At any one time there are action potentials at more than one location along the axon, but each action potential is at a different point in its time course. At three successive locations with an AP, one AP has just passed its peak, another AP is at its peak, and the third AP has not reached its peak.

The above description is only approximate because APs at different points in the axon do not have identical time courses. In the internode, the AP changes shape, but retains enough shape that an onset, peak and end can be reasonably defined.
Echo? That is a good perspective. :approve:
 
  • #10
somasimple
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The above description is only approximate because APs at different points in the axon do not have identical time courses. In the internode, the AP changes shape, but retains enough shape that an onset, peak and end can be reasonably defined.
A traveling wave depends entirely of his past history. That is a good new since you can construct its future.
 
  • #11
Dale
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So you expect;
  1. decay?
  2. delay?
  3. decay+delay?
  4. other?
For a sub-threshold neuron I expect:
[tex]\lambda ^2 \frac{\partial ^2v}{\partial x^2}=-i
r+v+\tau \frac{\partial v}{\partial t}[/tex]
 
  • #12
somasimple
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DaleSpam,
You're funny. An equation without parameters and conditions... Just funny!
Is it decay like this since you insist on the light speed propagation?
or decay + delay?
it cant' be delay only.
 

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  • #13
Dale
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I had assumed that you would be familiar with the cable equation since it is the basic equation of the cable theory that we have been discussing, and I wrote it using standard notation. So I didn't think it was necessary to explain the terms any more than I would explain the terms of "f=ma" in the physics section. I apologize for my unwarranted assumption and I will gladly describe it in detail now.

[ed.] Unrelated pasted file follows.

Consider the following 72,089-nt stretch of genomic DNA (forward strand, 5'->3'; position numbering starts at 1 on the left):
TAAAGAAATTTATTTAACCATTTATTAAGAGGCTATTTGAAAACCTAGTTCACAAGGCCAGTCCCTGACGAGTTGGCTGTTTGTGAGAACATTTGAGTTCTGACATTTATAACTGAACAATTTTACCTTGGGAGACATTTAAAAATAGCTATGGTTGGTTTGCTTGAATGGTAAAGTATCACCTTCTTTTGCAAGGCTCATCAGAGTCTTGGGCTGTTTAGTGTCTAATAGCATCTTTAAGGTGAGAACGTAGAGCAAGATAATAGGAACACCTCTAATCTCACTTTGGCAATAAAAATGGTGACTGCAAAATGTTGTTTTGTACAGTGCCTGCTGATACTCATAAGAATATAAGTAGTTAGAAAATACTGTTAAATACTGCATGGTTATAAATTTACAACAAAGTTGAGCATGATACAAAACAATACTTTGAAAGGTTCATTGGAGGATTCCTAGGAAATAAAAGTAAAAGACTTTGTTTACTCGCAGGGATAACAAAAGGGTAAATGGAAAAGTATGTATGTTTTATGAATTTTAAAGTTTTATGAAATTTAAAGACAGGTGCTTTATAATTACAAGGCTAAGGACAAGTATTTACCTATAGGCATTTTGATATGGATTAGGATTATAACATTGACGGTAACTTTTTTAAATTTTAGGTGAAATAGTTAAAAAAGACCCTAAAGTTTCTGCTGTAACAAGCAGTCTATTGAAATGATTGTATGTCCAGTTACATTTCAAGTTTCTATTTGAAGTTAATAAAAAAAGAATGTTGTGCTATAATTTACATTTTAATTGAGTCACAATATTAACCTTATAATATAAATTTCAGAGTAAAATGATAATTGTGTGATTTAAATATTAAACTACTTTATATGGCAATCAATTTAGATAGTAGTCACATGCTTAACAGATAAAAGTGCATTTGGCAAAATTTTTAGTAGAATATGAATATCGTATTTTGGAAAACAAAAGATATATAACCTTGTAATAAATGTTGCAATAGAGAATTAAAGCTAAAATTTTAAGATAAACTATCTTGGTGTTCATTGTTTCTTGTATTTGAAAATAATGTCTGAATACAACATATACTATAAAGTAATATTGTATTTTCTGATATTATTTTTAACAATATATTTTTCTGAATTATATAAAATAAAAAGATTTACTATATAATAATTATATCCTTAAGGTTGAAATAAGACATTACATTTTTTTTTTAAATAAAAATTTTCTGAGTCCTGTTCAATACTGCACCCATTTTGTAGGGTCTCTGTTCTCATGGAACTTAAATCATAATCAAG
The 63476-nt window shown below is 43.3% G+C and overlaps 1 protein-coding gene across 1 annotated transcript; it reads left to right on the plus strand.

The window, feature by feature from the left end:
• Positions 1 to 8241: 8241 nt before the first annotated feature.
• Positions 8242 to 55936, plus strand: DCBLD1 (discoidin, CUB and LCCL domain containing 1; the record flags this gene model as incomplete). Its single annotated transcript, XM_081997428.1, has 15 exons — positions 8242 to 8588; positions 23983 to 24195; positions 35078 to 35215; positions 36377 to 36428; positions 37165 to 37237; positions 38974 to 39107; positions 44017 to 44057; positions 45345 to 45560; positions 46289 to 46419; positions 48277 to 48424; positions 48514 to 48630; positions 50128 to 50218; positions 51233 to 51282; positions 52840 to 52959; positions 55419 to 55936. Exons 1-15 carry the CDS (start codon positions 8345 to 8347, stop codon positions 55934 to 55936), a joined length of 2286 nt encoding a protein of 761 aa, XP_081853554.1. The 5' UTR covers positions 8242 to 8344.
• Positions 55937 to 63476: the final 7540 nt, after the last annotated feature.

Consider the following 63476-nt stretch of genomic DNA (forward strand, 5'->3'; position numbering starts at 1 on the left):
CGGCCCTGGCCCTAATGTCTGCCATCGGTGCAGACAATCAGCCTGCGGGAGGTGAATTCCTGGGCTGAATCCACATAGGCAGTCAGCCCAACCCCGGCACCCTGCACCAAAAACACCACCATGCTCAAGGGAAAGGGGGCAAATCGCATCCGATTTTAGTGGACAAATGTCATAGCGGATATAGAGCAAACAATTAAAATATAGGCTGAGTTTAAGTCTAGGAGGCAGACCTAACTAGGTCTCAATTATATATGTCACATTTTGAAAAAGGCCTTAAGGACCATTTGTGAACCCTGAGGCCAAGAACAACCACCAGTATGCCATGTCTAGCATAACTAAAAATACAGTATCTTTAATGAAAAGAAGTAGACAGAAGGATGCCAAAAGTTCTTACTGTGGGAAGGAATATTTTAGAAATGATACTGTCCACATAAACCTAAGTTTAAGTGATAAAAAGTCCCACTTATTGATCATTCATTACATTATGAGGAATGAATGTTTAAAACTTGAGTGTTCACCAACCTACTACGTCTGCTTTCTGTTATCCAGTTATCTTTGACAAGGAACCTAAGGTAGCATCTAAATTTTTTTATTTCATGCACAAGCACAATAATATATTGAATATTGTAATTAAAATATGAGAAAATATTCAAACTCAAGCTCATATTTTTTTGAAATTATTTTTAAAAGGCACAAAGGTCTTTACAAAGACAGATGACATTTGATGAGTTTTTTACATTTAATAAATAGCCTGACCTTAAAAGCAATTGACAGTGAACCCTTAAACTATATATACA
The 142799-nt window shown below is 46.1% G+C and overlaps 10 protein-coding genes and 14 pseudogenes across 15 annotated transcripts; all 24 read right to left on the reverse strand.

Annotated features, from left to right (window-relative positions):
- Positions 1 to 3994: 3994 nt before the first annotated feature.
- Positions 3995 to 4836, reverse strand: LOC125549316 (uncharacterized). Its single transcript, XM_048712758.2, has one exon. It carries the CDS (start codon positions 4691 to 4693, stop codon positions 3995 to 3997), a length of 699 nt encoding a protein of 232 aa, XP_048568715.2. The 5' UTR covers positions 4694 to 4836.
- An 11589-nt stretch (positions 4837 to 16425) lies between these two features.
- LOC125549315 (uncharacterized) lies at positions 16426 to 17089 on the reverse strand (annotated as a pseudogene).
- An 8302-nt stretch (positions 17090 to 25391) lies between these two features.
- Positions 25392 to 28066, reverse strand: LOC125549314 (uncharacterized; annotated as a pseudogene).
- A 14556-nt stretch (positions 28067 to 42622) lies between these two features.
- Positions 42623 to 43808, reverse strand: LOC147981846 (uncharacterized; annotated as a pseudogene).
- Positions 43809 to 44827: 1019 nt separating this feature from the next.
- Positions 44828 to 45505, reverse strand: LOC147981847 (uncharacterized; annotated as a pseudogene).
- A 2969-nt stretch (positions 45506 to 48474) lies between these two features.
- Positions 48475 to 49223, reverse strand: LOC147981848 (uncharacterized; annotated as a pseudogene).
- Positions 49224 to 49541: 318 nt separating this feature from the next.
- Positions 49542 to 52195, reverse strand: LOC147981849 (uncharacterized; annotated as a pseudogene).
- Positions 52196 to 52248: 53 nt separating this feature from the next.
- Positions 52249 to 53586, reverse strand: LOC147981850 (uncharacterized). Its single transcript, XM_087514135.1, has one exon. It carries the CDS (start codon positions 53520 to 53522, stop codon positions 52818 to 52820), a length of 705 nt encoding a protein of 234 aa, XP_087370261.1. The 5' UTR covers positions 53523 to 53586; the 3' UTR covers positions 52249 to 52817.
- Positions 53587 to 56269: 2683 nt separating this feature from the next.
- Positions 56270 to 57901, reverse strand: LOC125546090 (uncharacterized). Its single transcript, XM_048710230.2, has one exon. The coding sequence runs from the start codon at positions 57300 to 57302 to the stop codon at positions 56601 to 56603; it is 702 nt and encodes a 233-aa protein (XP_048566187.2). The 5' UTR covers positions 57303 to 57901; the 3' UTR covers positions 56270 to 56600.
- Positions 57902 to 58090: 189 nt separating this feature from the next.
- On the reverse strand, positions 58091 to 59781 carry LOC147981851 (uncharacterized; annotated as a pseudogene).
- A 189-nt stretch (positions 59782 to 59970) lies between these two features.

The cable equation is:
[tex]\lambda ^2 \frac{\partial ^2v}{\partial x^2}=-i
r+v+\tau \frac{\partial v}{\partial t}[/tex]
where v is the transmembrane voltage, x is the distance along the axon or dendrite, i is the current through the membrane, r is the transmembrane resistance, and t is time. [tex]\lambda[/tex] is known as the space constant and [tex]\tau[/tex] is known as the time constant. They are free parameters that depend on the electrical properties of the specific neuron with typical values from tens to hundreds of micrometers for the space constant and from tens to hundreds of microseconds for the time constant.

I have a fundamental question for you: if you do not even recognize the cable equation in standard notation then on what basis are you objecting to cable theory?
 
  • #14
somasimple
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I have a fundamental question for you: if you do not even recognize the cable equation in standard notation then on what basis are you objecting to cable theory?

Does a cable is able to expand or shrink?
Does a cable exhibit heat changes in both directions?
Does a cable swells?
Does a cable uses ions?

The cable theory is unable to integrate this fate.
BTW, the simulator produces curves. These curves are produced upon models. They must fit facts.
Once again, it is easy to test your model but you obstinately refuse to give any value.
If you're true then the curves will show the predictions of the cable theory and I'll shut my mouth...
 
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  • #15
Dale
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Does a cable is able to expand or shrink?
Does a cable exhibit heat changes in both directions?
Does a cable swells?
Does a cable uses ions?
I assume by these questions you are talking about industrial cables such as the underseas telegraph cables that originally inspired the cable equation rather than biological cables where the cable equation is more commonly used now. Even with industrial cables the answer is yes to all of these.

Industrial cables expand (swell) and shrink, particularly in response to changes in temperature (in both directions). In addition industrial cables are designed to a specific size, the cable equation is generally important in determining the optimal size. During the design process a wide variation of size can be considered (much wider than would occur thermally). The cable equation can even handle changes in size and temperature even that are not uniform simply by including the appropriate terms (e.g. tau becomes a function of x). That covers your first three points.